Russia denies US consular visit to jailed journalist Evan Gershkovich

  • Detained US reporter Evan Gershkovich was denied a consular visit.
  • Russia accused Gershkovich of espionage.
  • The charge is a retaliatory move for the US denying visas for Russian journalists.

Moscow said on Thursday it had denied an upcoming consular visit to detained US reporter Evan Gershkovich in retaliation for Washington not issuing visas to several Russian journalists.

Foreign Minister Sergei Lavrov complained last weekend that the US had denied visas to Russian journalists due to travel with him to the UN headquarters.

“The US embassy was informed that its request for a consular visit on May 11… to US citizen (Evan) Gershkovich, who was detained on charges of espionage, has been rejected,” the Russian foreign ministry said.

The decision followed what the ministry called a “provocative” US decision to bar Russian journalists from flying to the United States.

It warned that “other potential retaliatory measures are being worked out”.

Gershkovich was arrested in Russia last month and charged with espionage.

US journalist Evan Gershkovich, arrested on espionage charges, stands inside a defendants’ cage before a hearing to consider an appeal on his arrest at the Moscow City Court in Moscow.

His employer, The Wall Street Journal, and US officials denied the allegations.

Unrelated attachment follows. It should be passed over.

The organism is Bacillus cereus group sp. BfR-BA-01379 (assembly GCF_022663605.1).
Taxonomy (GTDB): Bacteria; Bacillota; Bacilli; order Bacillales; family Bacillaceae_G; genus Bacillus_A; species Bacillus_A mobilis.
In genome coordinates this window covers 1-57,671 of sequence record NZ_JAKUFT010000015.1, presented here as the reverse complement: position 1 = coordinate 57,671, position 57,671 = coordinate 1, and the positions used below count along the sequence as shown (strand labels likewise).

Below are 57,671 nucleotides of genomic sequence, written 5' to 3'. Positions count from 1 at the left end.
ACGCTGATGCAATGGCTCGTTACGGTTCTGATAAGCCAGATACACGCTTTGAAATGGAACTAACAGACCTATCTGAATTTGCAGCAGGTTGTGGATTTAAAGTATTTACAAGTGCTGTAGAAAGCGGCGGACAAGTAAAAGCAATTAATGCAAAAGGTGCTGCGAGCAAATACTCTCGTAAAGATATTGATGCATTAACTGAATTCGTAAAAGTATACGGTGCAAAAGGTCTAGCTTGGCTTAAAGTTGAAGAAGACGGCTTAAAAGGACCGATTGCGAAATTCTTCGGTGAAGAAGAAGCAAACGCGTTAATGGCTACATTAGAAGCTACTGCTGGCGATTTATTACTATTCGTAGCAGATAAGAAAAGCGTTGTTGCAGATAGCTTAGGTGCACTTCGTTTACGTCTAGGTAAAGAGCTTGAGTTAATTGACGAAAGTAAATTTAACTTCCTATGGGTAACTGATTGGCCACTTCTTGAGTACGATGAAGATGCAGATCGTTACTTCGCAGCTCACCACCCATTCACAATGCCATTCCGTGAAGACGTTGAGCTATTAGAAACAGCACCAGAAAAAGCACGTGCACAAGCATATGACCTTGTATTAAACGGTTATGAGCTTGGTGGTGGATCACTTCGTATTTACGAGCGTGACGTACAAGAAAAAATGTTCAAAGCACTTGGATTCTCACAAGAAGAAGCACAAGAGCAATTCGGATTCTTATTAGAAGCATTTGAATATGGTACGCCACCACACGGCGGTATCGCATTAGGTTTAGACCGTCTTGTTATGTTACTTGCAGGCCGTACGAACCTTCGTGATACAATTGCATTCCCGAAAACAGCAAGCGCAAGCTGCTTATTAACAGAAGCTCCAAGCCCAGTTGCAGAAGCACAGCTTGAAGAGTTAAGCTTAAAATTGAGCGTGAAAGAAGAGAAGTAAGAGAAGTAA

READ | US sanctions hit over 120 targets supporting Russia’s invasion of Ukraine

Gershkovich, who previously worked for AFP, is the first foreign journalist arrested in Russia on spying charges since the collapse of the Soviet Union.

In a statement distributed by the Journal via his Russian lawyers, Gershkovich thanked the people who have offered him support during his detention.

The statement read:

I am humbled and deeply touched by all the letters I received.

“I’ve read each one carefully, with gratitude.”

After its journalists were denied visas on Sunday, Russia vowed to respond.

“We will find formats to respond to this so that the Americans remember for a long time that such things must not be done,” Deputy Foreign Minister Sergei Ryabkov was cited as saying by state-run news agencies.

Since the beginning of Russia’s military intervention in Ukraine last year, Moscow has tightened conditions to obtain the accreditations needed to work as a journalist in the country.

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